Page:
Thank You Veterans

Thank You Veterans
November 11, 2022 Maggie Lynch
In musings
two hands painted with the American flag formed with a heart in the center. Veterans Day. Thank you to all who have served. Around the outside of the hands are names of family and friends who are veterans.

I’m sure you are seeing lots of posts celebrating Veterans today. I’m happy to see them, and to join them with my own shout out. However, I also believe it is important to celebrate Veterans and thank them all of the time. Just as I believe it is important to celebrate others who put their lives on the line for us–police, firefighters, health care providers, and many others. These experiences shape them, challenge them, and are always with them.

If you are one of my long-term fans and have followed my blog posts, you know I often share that Veterans are a part of my family, my friends, and those I hold dear. Our eldest was in the Marine Corps and served two tours in Iraq. His wife was in the Navy during the same time with deployments in the gulf. Unfortunately, it was rare that they were both stateside at the same time. However, they kept in touch and if there were even a few days together they managed it. They met in ROTC and were dating after graduation when they both went on active duty.  In both cases, they weren’t allowed to tell us exactly where they were or what they were doing. The deployment of a child during war is a scary time for those left at home. Believe me there was a lot of praying for safety and mental strength for our son.

Our son’s grandfather served in Korea and there are many other relatives–cousins, uncles and grandparents who served in WWII and Korea. I have friends, both women and men, who served in Vietnam. Some died. Others made it home with continuing PTSD. A few made it home and are okay.

Learning More About Veterans Day

Every year at this time I read many posts that people share, often about their ancestors serving in wars. Here are some things I learned this year.

  1. November 11th wasn’t always called Veterans Day. It was originally called Armistice Day, and it was meant to be a day that celebrated the victory of the Allied forces during World War I. Following the end of WWII, Raymond Weeks–a WWII Veteran and sometimes referred to as the true “Father of Veterans Day,” –organized a parade and held the first “National Veterans Day” celebration in Birmingham, AL. He wanted to honor all Vets in addition to those who served in WWI.Later on, a U.S. representative from Kansas named Edward Rees officially proposed a bill to change the name from Armistice Day to Veterans Day. President Eisenhower signed the bill confirming the change in 1954.
  2. The U.S. isn’t the only country who celebrates veterans on November 11th. Many countries around the world also celebrate November 11. Some call it Veterans Day, but it is also known as Remembrance Day  in the U.K., Canada, Australia, and France, among others.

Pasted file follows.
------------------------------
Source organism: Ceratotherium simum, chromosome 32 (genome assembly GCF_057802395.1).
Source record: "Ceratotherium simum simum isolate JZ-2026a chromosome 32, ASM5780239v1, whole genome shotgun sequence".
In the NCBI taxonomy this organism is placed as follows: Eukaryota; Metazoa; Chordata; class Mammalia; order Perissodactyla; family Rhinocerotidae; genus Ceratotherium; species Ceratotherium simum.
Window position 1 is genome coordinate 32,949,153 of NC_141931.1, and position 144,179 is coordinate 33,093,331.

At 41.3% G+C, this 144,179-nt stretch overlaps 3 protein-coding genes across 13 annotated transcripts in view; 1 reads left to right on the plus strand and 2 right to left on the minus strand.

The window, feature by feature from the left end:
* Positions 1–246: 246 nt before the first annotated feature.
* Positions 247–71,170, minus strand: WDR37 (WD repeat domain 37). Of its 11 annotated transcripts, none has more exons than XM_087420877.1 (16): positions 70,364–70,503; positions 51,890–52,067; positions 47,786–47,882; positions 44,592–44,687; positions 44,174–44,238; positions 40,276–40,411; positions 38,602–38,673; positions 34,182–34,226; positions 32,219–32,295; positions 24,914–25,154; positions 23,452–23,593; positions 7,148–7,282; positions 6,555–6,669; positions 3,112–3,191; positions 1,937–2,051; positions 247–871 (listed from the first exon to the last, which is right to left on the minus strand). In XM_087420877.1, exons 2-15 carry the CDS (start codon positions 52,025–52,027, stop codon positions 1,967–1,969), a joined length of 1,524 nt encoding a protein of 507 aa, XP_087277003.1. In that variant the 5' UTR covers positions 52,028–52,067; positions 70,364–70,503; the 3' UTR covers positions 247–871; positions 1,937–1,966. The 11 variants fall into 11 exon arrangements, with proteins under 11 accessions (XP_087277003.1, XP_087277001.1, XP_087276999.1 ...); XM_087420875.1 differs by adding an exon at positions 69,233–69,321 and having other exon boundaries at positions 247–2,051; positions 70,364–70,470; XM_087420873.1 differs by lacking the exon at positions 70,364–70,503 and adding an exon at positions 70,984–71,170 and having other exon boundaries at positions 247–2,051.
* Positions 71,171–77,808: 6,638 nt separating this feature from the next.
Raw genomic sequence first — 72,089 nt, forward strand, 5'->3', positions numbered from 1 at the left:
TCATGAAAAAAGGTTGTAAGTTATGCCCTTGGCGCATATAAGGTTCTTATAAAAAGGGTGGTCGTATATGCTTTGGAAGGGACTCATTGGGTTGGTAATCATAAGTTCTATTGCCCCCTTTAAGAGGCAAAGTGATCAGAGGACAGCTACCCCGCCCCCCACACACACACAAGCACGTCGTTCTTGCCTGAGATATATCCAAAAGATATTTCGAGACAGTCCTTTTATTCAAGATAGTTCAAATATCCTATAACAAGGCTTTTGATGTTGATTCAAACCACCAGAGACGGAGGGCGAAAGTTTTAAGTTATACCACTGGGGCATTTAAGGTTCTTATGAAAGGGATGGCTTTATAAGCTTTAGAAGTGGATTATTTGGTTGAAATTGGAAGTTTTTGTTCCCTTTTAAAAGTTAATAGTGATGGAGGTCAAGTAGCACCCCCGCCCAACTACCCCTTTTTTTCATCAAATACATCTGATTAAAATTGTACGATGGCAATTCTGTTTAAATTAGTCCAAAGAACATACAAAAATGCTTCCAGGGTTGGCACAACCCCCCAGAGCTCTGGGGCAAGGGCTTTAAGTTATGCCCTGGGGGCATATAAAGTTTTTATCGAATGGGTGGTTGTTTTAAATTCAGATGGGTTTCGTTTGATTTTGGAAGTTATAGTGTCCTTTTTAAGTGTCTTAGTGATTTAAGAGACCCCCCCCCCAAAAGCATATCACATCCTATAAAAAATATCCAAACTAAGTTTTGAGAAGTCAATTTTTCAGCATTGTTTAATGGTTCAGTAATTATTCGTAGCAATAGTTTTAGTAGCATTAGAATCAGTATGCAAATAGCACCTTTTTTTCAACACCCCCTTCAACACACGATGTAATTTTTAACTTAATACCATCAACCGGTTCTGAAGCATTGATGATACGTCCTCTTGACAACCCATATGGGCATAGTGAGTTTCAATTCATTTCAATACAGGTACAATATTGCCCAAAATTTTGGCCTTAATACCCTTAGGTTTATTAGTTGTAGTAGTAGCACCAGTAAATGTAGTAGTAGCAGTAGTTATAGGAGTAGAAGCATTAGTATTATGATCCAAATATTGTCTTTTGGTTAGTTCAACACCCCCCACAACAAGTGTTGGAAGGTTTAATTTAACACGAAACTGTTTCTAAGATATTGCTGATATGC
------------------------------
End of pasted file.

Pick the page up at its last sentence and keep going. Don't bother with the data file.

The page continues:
3. Veterans Day National Moment of Silence. Did you know that there’s a time dedicated to silence and remembrance on every Veterans Day? In 2016, President Barack Obama signed the Veterans Day Moment of Silence Act. This means that at 3:11 p.m. (Atlantic Standard Time) each Veterans Day, the current President will issue an official moment of silence for two minutes.
  4. There is still so much about WWII and other wars we don’t know. Today I want to point you to a blog post by Fabienne Marsh on Windtree Press, titled Louis V. marsh DECLASSIFIED. She talks about her journey in learning of her own father’s service as a “Ritchie Boy.” In war and in peace there are many secrets that countries keep from the citizenry. We often don’t know about them until decades later, if ever. Many veterans don’t feel comfortable talking about their service for many reasons. Some of it may be around top secret or classified operations.

Veterans in Literature

Both of because of the heroic status of Veterans throughout history, and the known emotional toll that war takes, there have been many memoirs, biographies, and fictional stories that feature veterans.  Here are a few nonfiction books from different eras to consider:

Redeployment by Phil Klay
Phil Klay’s Redeployment takes readers to the frontlines of the wars in Iraq and Afghanistan, asking us to understand what happened there, and what happened to the soldiers who returned. Interwoven with themes of brutality and faith, guilt and fear, helplessness and survival, the characters in these stories struggle to make meaning out of chaos. In “Redeployment”, a soldier who has had to shoot dogs because they were eating human corpses must learn what it is like to return to domestic life in suburbia, surrounded by people “who have no idea where Fallujah is, where three members of your platoon died.”